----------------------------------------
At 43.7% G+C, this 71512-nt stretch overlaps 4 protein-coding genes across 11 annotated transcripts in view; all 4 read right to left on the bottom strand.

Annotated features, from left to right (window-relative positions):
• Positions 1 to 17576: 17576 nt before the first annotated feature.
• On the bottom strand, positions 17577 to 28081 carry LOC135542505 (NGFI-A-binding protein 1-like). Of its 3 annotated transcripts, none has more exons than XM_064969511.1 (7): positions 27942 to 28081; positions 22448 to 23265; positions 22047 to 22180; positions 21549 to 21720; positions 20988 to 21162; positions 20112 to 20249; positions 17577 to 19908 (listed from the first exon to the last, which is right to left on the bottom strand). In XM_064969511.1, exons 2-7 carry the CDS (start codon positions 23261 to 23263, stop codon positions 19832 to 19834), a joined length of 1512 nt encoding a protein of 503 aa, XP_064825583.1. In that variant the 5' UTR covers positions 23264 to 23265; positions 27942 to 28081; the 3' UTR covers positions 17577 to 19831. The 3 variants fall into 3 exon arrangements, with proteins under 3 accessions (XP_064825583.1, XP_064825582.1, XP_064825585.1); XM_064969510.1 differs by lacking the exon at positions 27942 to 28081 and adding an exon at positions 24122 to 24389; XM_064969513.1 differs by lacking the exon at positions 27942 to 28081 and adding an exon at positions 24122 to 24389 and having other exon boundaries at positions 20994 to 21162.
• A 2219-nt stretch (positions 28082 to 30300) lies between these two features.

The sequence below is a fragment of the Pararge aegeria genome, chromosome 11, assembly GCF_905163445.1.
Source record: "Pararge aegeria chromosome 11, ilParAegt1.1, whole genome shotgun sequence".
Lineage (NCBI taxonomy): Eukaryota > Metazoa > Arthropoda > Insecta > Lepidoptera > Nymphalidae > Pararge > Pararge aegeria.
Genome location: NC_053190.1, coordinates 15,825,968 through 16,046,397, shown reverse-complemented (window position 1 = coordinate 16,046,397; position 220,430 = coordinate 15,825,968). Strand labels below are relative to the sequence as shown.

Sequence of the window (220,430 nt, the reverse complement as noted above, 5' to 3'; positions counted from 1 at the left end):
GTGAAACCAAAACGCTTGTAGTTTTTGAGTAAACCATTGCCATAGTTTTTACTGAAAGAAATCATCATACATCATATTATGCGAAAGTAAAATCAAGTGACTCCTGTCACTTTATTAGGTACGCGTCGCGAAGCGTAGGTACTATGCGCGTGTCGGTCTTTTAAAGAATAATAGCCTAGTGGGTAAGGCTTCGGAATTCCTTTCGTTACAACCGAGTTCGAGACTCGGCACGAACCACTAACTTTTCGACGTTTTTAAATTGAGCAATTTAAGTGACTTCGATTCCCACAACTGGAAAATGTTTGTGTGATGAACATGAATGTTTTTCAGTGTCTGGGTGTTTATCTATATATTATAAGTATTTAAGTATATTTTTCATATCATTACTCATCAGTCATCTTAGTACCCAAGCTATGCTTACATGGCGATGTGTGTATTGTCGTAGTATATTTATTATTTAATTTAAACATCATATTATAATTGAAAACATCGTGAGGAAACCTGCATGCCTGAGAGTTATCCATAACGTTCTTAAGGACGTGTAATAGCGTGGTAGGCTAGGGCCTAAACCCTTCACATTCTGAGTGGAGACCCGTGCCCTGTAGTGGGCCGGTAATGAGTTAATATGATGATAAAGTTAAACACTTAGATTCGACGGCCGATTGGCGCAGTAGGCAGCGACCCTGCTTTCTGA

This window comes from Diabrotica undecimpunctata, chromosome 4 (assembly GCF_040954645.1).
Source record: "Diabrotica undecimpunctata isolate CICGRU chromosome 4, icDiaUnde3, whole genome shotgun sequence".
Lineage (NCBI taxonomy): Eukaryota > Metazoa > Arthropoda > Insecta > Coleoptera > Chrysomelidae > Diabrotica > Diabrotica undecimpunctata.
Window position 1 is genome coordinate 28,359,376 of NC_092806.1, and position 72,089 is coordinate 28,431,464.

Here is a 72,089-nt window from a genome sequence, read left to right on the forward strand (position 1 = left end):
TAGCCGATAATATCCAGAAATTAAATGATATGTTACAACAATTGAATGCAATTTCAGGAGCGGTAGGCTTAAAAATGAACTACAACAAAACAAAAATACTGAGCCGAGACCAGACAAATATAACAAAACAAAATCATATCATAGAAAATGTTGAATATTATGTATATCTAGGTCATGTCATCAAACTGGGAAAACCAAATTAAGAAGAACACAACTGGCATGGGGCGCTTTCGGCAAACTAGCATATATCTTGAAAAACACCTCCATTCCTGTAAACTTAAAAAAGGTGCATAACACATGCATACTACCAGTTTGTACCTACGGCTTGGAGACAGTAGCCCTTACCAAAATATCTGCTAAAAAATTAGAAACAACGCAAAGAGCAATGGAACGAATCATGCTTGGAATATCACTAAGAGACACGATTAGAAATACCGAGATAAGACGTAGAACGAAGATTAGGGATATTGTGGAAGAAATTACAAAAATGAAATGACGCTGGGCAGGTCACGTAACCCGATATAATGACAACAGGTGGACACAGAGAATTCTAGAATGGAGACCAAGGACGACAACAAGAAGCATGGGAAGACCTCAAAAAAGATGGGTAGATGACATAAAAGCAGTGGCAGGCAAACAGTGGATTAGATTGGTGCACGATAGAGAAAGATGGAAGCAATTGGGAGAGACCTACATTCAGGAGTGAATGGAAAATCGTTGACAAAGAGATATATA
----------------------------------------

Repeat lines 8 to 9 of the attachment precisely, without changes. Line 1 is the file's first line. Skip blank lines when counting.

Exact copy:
Lineage (NCBI taxonomy): Eukaryota > Metazoa > Arthropoda > Insecta > Lepidoptera > Nymphalidae > Pararge > Pararge aegeria.
Genome location: NC_053190.1, coordinates 15,825,968 through 16,046,397, shown reverse-complemented (window position 1 = coordinate 16,046,397; position 220,430 = coordinate 15,825,968). Strand labels below are relative to the sequence as shown.